TVS Jupiter Gets New Variant, All TVS Scooters Now More Expensive
- Jan 11, 2021
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If you haven’t yet checked out part 1 of this series describing my preparation for these races, you should do that first by clicking here. No, this isn’t a self-promotion; it’s to help you give context to what you’ll be reading in this article.
Saturday morning, practice session for Round 1 of the TVS Young Media Racer Program. First time back on track since the selection round 3 weeks ago, and work to be done. I go out, I come in, job done. I’ve bagged first place and am over 3 seconds clear of everyone else, with a 9 second lap time improvement since the selection round. Then, once again, my bubble is burst. I learn that my nemesis, The Thorn, crashed out early on in the session before being able to put in a quick lap. In the qualifying session later that day, he dishes out the same crushing treatment as three weeks ago - pushing me down to 2nd place and putting himself 3 seconds ahead of the pack. Damn it!
“No worries, tomorrow is when it gets serious.” I tell myself. Everything so far has been inconsequential. Nobody scores any points for practice and qualifying; but tomorrow we go racing, with points to be scored and a championship to be won. I need a plan. Physics. I have the build of someone you’d see on WHO’s world hunger awareness posters. My nemesis has a build that allows him to bench press me. There’s a pretty long run from our starting spots to turn 1 so if I nail my start on my RTR 200, I should be leading the pack going into the first corner. From there, it’s a matter of defence. Making myself as difficult to overtake as possible. Let’s see how the cookie crumbles.
As is usually the case when trying to break a cookie, one little piece shot off into the distance. And that little piece was me - I’d nailed my start. “That’s half the job done,” I thought to myself as I tipped into turn 1 with nobody ahead of me. I stuck to the game plan and took a defensive line into turn 2, even glancing across the track in the braking zone to make sure nobody was trying a sneaky dive up the inside. Over the next half a lap, I tried to make myself as wide as possible while still being as quick as possible. As it turned out, I needn’t have bothered.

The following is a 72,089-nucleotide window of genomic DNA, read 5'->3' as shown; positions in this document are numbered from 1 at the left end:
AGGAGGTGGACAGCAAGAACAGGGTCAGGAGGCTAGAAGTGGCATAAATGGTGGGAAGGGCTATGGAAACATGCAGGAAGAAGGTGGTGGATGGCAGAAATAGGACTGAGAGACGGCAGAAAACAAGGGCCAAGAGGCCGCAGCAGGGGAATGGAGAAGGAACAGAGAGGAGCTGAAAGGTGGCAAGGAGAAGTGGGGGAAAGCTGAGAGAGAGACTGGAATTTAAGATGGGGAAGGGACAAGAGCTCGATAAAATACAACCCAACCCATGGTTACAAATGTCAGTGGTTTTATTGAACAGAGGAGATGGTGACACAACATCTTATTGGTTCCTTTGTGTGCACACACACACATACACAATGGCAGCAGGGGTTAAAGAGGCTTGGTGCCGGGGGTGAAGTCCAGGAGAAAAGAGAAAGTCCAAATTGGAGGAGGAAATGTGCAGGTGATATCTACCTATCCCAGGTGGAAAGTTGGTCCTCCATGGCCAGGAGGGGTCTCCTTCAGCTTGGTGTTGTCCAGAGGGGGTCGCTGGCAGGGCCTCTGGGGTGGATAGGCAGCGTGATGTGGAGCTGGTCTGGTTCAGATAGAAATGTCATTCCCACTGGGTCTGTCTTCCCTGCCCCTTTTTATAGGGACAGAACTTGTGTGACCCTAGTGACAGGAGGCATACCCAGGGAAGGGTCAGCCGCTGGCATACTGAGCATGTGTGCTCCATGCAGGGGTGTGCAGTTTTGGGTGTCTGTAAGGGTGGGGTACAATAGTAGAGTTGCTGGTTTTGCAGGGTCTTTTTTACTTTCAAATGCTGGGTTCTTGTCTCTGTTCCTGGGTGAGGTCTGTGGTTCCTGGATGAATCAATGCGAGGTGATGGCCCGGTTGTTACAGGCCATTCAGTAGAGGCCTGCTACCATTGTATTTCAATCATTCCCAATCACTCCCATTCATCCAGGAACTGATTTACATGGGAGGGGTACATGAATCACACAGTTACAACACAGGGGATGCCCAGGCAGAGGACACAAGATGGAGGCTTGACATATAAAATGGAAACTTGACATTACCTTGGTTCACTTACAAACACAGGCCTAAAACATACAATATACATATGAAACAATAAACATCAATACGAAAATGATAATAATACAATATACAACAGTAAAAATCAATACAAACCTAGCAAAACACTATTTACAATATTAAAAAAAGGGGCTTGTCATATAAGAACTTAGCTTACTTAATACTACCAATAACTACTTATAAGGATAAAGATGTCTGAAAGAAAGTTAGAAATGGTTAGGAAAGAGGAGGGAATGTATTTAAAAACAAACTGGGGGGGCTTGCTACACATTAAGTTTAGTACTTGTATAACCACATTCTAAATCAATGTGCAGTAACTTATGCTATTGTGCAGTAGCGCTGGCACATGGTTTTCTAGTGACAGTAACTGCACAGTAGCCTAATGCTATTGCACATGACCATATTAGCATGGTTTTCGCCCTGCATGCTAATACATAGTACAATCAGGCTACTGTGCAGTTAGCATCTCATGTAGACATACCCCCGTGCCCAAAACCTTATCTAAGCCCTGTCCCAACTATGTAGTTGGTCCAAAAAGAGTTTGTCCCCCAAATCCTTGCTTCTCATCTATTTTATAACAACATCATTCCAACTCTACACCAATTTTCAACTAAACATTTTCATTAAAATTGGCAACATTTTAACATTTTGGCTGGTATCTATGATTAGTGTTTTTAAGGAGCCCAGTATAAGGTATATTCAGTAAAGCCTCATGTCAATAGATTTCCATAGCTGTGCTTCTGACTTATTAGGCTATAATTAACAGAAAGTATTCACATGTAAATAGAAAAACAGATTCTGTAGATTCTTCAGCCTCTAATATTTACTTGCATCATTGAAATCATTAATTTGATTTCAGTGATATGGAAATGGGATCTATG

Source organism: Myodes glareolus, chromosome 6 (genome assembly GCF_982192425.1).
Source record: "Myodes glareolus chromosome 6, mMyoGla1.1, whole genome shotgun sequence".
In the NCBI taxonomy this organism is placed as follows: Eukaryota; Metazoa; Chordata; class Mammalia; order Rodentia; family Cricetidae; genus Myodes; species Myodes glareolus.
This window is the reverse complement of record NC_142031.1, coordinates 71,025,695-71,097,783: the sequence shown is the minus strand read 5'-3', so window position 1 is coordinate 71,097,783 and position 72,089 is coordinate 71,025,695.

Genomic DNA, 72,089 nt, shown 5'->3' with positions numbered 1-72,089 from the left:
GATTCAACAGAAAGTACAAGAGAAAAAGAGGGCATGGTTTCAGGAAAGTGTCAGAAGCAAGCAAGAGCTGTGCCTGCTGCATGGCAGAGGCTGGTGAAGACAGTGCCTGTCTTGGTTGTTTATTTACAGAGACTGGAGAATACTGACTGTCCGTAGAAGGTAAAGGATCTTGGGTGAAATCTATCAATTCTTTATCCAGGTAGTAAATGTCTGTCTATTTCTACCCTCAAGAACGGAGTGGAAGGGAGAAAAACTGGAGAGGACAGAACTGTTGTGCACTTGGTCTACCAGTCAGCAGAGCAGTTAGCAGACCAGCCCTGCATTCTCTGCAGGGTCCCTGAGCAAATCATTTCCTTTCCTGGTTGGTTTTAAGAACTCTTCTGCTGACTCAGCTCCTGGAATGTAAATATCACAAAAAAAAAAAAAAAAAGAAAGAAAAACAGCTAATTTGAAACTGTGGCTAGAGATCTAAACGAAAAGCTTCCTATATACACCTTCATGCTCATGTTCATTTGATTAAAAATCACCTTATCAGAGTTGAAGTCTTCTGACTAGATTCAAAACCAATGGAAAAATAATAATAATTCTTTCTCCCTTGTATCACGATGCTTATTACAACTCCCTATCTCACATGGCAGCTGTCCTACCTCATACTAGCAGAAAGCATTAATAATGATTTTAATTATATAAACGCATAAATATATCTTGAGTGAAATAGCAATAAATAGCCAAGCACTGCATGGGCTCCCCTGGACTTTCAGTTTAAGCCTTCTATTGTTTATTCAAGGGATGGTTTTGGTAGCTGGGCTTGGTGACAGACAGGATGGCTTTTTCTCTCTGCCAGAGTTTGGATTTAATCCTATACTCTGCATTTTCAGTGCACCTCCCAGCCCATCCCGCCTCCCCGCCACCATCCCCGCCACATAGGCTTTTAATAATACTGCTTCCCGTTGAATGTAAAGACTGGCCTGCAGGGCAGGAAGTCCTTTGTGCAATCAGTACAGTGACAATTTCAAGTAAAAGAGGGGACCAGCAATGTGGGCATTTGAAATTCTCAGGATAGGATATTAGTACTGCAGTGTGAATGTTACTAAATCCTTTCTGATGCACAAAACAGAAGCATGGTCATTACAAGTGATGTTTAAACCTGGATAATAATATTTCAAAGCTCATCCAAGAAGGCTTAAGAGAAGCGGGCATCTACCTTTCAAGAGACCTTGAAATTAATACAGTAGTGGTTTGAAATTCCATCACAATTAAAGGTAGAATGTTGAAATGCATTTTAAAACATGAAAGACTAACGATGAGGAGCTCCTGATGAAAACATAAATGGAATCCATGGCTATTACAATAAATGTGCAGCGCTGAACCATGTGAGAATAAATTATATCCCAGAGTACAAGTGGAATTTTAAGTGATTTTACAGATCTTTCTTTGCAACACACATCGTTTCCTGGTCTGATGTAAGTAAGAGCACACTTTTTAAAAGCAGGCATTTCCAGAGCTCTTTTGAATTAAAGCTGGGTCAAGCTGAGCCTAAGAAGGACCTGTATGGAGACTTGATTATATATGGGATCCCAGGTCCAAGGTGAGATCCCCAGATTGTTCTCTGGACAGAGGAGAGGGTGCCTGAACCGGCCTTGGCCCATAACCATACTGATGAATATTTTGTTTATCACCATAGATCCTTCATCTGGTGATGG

A quick look back revealed nobody in my vicinity. “Hmm, he must’ve really buggered his start. But he’ll catch up soon enough. Keep your head down and keep ploughing on”. This was uncharted territory. Never had I expected to be leading the race with nobody close behind. What do I do? Shall I push harder and make sure I’m not caught by anyone? Can I afford to back off and manage my lead to the finish? This being an amateur race, there were no pit boards, so I had no idea. No idea about my gap to the next rider or who the next rider was, no idea about where my nemesis was and how he was faring. So I decided to just keep pushing. So hard, in fact, that I put in a couple of laps that were even quicker than my qualifying lap the previous day. Maintaining focus was incredibly hard, and every lap felt like the longest of my life. But upon crossing the chequered flag and returning to pit-lane, my bubble was burst once again - much more positively this time. I’d won the race by over 18 seconds!
Rinse & Repeat
Confident in the knowledge that if I’d won once, I could do it again, I went into the following race weekend with far less pressure. Maybe I shouldn’t have. The practice session was nearly identical to the previous one - 1st place and 3.2 seconds ahead of everyone. But in qualifying, I was followed out of pit-lane by another rival who latched onto the back of me quite closely. Almost everyone who’s ridden on track can attest to how helpful following a quicker rider can be. Try as I might, I couldn’t quite shake the fellow competitor off my tail, and with only 15 minutes of track time available, I had to eventually put my head down and fire in a quick lap. And so I did, achieving my personal best lap-time of the championship - good enough for pole position on Sunday. But Nemesis 2.0 managed to shave a significant 3 seconds off his lap-time following me around, and ended up just 1.7 seconds behind me at the end of the session. This meant a grid spot of 2nd, just a few feet behind me. Damn it once again!